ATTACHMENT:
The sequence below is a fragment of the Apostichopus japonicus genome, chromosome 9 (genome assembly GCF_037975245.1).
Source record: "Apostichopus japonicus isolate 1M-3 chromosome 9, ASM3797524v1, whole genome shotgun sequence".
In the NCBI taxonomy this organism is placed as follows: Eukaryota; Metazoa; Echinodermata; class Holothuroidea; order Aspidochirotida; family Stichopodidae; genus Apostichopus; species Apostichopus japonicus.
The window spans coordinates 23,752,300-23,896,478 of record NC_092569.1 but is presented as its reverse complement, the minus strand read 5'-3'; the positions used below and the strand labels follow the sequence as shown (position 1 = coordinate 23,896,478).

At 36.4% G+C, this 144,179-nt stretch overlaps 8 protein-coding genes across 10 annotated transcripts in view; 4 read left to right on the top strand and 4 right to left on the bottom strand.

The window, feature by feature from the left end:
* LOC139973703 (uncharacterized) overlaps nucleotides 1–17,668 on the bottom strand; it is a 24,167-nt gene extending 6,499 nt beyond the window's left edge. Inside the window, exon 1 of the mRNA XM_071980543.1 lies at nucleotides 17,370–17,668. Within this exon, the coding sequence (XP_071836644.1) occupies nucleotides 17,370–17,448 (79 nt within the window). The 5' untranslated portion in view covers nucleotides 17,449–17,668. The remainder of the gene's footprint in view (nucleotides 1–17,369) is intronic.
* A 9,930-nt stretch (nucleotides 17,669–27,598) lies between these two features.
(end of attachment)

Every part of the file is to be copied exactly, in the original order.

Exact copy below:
The sequence below is a fragment of the Apostichopus japonicus genome, chromosome 9 (genome assembly GCF_037975245.1).
Source record: "Apostichopus japonicus isolate 1M-3 chromosome 9, ASM3797524v1, whole genome shotgun sequence".
In the NCBI taxonomy this organism is placed as follows: Eukaryota; Metazoa; Echinodermata; class Holothuroidea; order Aspidochirotida; family Stichopodidae; genus Apostichopus; species Apostichopus japonicus.
The window spans coordinates 23,752,300-23,896,478 of record NC_092569.1 but is presented as its reverse complement, the minus strand read 5'-3'; the positions used below and the strand labels follow the sequence as shown (position 1 = coordinate 23,896,478).

At 36.4% G+C, this 144,179-nt stretch overlaps 8 protein-coding genes across 10 annotated transcripts in view; 4 read left to right on the top strand and 4 right to left on the bottom strand.

The window, feature by feature from the left end:
* LOC139973703 (uncharacterized) overlaps nucleotides 1–17,668 on the bottom strand; it is a 24,167-nt gene extending 6,499 nt beyond the window's left edge. Inside the window, exon 1 of the mRNA XM_071980543.1 lies at nucleotides 17,370–17,668. Within this exon, the coding sequence (XP_071836644.1) occupies nucleotides 17,370–17,448 (79 nt within the window). The 5' untranslated portion in view covers nucleotides 17,449–17,668. The remainder of the gene's footprint in view (nucleotides 1–17,369) is intronic.
* A 9,930-nt stretch (nucleotides 17,669–27,598) lies between these two features.